Broiled peach split sundae recipe

Published July 13, 2010 1:01AM (EDT)


  • 4 broiled peaches (below)
  • Ice creams of your choice (I like Ben and Jerry's Willie Nelson Peach Cobbler and Häagen-Dazs strawberry)
  • Raspberry sauce (below)
  • Ginger caramel sauce (below)
  • 1 cup heavy cream, whipped
  • Almonds, toasted, to taste
  • 4 fresh cherries (Rainier, preferably) 

Raspberry Sauce:


  • 1 pint basket of raspberries
  • 2 tablespoons sugar
  • 1 tablespoon Chambord (optional)
  • ¼ cup water


  1. Wash raspberries and place in a saucepan with water, sugar and Chambord. Bring mixture to a boil, stirring often with a whisk, and turn down to a simmer. Taste, and add more sugar if the sauce seems sour, but I like it a little tart to rescue the sundae from cloying sweetness. The thing I wanted to taste most was the raspberries. Cook to thicken juice slightly; you want a nice, runny consistency for drizzling.
  2. Purée the sauce in a blender, then place a sieve over a bowl or jar and pour in the purée. This will strain out most of the raspberry seeds. 

Caramel Ginger Sauce


  • 1/2 cup sugar
  • 1/4 cup water
  • 1/4 cup whipping cream
  • Approximately 1 teaspoon fresh grated ginger


  1. Measure the sugar and water into a saucepan and grate the ginger into it over medium heat, and you want to have a wire whip at hand. Caramelizing takes quite a while, but right at the end, the sugar turns golden brown with amazing speed, and from there it progresses to burned brown very quickly, which can taste bitter, so pay close attention. (When you're caramelizing sugar, attention must be paid for your safety. This is not a moment for multitasking. Burns from caramelized sugar hurt like a mo-fo. The voice of experience speaketh! But accidents can be avoided if you keep your mind on the job.)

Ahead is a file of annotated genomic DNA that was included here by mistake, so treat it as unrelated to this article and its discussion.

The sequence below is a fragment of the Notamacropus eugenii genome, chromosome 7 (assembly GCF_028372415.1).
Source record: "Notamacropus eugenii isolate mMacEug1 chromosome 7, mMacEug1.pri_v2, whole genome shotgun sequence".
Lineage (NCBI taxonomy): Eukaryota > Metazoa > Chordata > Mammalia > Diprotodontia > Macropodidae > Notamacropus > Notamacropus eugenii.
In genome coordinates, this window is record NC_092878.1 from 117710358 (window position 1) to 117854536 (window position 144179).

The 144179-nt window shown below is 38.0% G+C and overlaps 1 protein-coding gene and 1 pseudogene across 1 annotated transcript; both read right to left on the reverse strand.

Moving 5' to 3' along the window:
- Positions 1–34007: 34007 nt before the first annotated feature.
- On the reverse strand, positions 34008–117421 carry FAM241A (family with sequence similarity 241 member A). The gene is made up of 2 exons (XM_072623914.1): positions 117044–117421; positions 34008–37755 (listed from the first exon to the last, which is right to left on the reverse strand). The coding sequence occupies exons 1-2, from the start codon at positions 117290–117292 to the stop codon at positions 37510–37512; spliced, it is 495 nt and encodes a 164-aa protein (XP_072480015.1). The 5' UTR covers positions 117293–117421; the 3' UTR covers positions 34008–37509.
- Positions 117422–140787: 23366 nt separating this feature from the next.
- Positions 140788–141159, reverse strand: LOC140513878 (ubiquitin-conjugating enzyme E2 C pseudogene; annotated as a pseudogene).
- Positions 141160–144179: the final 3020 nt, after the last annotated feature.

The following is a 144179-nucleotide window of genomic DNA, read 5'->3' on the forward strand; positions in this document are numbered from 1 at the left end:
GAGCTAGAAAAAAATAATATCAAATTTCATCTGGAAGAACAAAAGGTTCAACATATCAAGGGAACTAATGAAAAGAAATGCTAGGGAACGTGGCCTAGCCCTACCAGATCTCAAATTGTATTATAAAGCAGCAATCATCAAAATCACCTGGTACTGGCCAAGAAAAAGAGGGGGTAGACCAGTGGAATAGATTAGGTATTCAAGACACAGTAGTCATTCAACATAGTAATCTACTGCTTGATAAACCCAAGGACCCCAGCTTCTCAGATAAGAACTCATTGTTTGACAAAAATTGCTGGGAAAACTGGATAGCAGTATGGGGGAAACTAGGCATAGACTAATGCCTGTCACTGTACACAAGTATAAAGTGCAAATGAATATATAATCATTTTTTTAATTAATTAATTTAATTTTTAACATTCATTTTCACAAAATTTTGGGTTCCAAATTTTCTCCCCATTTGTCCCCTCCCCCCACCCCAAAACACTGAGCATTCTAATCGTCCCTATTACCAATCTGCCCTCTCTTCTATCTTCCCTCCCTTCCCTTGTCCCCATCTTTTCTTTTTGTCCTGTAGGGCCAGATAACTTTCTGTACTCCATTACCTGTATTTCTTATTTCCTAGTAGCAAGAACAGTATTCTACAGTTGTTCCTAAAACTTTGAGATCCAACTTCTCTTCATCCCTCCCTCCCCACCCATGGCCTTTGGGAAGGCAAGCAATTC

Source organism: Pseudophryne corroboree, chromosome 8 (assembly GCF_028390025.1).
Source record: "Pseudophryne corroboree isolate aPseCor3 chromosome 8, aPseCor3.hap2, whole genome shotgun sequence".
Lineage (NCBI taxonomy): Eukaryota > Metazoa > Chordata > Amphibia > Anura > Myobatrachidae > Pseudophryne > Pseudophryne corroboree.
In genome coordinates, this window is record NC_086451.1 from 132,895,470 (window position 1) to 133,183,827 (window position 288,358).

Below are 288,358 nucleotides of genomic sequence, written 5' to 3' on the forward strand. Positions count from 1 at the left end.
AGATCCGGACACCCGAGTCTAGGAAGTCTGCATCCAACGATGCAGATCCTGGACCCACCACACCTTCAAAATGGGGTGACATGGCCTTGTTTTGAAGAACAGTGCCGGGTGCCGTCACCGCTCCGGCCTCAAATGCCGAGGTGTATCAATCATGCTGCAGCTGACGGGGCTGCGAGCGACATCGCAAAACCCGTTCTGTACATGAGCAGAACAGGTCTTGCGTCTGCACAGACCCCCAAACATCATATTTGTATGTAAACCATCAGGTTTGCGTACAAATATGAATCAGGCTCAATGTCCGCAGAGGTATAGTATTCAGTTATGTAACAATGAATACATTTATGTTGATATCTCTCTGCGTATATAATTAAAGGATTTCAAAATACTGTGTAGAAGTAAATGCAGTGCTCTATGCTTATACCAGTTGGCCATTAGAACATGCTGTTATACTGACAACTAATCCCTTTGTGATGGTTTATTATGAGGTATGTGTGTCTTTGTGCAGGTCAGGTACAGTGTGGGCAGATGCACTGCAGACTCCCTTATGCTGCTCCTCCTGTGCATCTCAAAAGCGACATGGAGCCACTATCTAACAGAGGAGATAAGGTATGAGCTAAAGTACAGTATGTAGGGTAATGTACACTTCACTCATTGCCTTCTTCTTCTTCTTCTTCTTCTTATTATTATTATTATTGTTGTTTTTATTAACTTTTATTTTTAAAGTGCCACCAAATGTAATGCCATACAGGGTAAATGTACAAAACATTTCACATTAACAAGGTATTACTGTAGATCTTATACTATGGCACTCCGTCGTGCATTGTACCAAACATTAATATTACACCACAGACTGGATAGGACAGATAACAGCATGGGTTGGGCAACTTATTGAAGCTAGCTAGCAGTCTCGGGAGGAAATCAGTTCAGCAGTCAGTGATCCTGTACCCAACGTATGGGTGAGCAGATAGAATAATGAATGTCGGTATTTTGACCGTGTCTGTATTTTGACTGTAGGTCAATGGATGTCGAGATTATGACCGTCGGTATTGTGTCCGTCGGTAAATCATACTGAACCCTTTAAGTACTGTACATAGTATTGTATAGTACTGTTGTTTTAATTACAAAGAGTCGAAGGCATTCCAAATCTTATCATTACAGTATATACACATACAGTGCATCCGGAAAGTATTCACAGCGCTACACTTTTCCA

2. Cook the sugar until the water evaporates, and the syrup is bubbling thickly. Keep a close eye on the sugar as it begins to turn color, swirling the pan carefully to even the coloration. When it turns a rich golden brown, add the cream and stir, stir stir until you have a nice, smooth sauce. The sauce will bubble up when you add the cream to the hot sugar, so do it carefully. Add a little more cream if it seems too thick. Store in a canning jar in your fridge. 

Broiled peaches


  • 4 peaches
  • Brown sugar, to taste


  1. Bring a pot of water to a boil, and drop in one peach for each sundae you're making. Boil fruit for one minute, then put in cold water. Peach skin should slide off easily.
  2. Quarter the peaches, removing the pit, and sprinkle brown sugar over each piece before popping them under a hot broiler. You want to warm the peach, but not cook it through. 

Assemble the sundaes

This would be a good sundae for sundae bar assembly, letting guest make their own. Put two peach quarters at the bottom of the bowl with some raspberry sauce, add the ice cream and the remaining two peach quarters, then drizzle on some of both the sauces. On top of that, add a nice mound of whipped cream, the chopped toasted almonds, more drizzles of both sauces, and a Rainier cherry to go with the peach and pink color scheme. 

By Melissa Houle

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